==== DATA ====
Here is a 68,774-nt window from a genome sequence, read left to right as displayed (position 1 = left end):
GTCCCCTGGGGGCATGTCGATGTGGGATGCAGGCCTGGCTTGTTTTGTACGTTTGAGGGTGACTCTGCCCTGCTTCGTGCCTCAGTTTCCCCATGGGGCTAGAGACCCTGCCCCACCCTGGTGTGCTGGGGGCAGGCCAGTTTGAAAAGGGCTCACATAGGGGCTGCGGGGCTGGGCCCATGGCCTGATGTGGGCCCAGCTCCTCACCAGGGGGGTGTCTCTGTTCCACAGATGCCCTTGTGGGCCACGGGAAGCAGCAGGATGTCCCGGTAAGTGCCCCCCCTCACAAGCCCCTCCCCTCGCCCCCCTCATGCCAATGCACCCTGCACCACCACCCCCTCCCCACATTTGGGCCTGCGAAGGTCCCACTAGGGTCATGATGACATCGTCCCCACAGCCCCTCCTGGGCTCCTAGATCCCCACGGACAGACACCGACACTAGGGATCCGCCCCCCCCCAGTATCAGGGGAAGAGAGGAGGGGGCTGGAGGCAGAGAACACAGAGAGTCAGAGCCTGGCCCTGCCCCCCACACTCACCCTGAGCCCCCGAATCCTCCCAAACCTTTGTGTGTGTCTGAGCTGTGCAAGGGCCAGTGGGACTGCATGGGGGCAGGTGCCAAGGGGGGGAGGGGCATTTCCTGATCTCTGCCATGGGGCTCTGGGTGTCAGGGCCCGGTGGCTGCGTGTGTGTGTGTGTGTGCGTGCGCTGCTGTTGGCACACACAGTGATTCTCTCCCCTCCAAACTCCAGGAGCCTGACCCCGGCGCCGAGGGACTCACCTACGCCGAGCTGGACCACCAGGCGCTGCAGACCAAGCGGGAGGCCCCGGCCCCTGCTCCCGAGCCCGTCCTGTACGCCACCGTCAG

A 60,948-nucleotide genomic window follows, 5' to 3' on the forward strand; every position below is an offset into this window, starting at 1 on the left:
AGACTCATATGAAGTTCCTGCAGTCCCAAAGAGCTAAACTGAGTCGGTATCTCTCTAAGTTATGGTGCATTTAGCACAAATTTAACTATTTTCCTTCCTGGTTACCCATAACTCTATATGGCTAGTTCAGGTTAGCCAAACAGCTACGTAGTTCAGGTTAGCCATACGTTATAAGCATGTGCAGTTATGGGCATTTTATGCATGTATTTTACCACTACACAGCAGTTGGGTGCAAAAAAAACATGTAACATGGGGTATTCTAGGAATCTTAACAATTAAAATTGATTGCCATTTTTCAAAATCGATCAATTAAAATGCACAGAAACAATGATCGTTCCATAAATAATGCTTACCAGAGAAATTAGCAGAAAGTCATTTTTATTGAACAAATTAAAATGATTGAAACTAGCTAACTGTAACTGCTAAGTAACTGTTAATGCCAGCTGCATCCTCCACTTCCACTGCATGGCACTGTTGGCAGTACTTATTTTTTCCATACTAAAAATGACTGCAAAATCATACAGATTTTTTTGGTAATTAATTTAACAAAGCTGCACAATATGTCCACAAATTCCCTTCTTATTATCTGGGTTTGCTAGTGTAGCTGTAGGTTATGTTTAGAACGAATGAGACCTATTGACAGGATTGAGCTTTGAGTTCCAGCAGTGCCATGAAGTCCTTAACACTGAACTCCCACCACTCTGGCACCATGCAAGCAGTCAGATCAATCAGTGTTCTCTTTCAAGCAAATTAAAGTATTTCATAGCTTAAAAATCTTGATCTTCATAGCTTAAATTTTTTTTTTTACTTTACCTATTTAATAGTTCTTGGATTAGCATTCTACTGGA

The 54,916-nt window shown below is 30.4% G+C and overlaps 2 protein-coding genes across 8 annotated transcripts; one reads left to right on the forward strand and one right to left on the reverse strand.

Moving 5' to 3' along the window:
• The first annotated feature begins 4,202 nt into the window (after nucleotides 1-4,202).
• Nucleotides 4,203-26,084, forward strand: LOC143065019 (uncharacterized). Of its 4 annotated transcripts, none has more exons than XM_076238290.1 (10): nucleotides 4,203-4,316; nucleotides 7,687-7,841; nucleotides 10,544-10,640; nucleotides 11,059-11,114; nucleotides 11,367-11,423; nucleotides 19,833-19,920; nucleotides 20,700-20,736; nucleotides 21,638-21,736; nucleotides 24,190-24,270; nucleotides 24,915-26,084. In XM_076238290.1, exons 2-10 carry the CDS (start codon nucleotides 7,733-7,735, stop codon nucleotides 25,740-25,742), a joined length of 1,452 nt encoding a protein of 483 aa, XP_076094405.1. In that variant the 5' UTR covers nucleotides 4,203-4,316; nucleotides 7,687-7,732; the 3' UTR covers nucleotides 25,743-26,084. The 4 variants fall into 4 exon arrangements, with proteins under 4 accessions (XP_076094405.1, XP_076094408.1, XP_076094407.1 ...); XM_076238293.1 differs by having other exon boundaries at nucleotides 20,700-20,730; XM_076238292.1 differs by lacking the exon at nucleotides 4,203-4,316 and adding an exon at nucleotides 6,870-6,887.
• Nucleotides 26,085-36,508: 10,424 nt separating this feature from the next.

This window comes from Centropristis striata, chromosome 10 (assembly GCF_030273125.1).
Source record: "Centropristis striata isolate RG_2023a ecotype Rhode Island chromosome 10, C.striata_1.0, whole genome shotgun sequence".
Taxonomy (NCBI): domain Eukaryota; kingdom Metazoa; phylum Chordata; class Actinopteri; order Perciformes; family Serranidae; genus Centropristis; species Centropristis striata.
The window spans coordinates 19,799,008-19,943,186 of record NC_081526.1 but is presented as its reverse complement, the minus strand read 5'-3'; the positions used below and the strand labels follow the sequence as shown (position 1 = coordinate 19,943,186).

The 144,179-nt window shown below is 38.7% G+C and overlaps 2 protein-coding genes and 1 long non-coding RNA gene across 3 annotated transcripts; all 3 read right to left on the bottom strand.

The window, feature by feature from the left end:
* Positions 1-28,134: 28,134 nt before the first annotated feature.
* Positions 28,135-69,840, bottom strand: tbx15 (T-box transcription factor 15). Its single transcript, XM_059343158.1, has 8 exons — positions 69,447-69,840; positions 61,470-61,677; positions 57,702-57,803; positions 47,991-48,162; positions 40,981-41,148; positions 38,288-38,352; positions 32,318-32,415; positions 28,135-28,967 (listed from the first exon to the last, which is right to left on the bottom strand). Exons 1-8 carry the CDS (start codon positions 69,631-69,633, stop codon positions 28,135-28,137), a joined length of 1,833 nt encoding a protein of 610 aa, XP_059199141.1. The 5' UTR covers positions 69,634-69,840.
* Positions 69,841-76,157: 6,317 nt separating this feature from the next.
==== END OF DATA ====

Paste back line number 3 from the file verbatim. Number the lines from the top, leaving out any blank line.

A 60,948-nucleotide genomic window follows, 5' to 3' on the forward strand; every position below is an offset into this window, starting at 1 on the left: